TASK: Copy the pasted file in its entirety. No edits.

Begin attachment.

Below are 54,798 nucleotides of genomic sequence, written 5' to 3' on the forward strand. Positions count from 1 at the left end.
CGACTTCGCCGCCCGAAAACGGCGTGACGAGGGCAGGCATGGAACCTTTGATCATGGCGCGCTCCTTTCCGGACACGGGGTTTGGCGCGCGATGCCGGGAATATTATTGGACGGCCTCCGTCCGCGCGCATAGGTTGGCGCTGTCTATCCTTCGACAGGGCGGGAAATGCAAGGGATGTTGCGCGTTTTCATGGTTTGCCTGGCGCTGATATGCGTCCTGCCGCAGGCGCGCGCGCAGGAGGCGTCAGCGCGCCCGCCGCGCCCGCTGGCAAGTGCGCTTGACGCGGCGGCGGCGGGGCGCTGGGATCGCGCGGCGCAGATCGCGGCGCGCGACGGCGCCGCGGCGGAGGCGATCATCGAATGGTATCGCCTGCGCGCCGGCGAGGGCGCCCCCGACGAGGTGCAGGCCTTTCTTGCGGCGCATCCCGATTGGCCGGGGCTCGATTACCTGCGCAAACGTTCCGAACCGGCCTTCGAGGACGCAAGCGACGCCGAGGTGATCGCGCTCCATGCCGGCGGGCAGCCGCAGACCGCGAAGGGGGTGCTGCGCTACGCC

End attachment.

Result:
Below are 54,798 nucleotides of genomic sequence, written 5' to 3' on the forward strand. Positions count from 1 at the left end.
CGACTTCGCCGCCCGAAAACGGCGTGACGAGGGCAGGCATGGAACCTTTGATCATGGCGCGCTCCTTTCCGGACACGGGGTTTGGCGCGCGATGCCGGGAATATTATTGGACGGCCTCCGTCCGCGCGCATAGGTTGGCGCTGTCTATCCTTCGACAGGGCGGGAAATGCAAGGGATGTTGCGCGTTTTCATGGTTTGCCTGGCGCTGATATGCGTCCTGCCGCAGGCGCGCGCGCAGGAGGCGTCAGCGCGCCCGCCGCGCCCGCTGGCAAGTGCGCTTGACGCGGCGGCGGCGGGGCGCTGGGATCGCGCGGCGCAGATCGCGGCGCGCGACGGCGCCGCGGCGGAGGCGATCATCGAATGGTATCGCCTGCGCGCCGGCGAGGGCGCCCCCGACGAGGTGCAGGCCTTTCTTGCGGCGCATCCCGATTGGCCGGGGCTCGATTACCTGCGCAAACGTTCCGAACCGGCCTTCGAGGACGCAAGCGACGCCGAGGTGATCGCGCTCCATGCCGGCGGGCAGCCGCAGACCGCGAAGGGGGTGCTGCGCTACGCC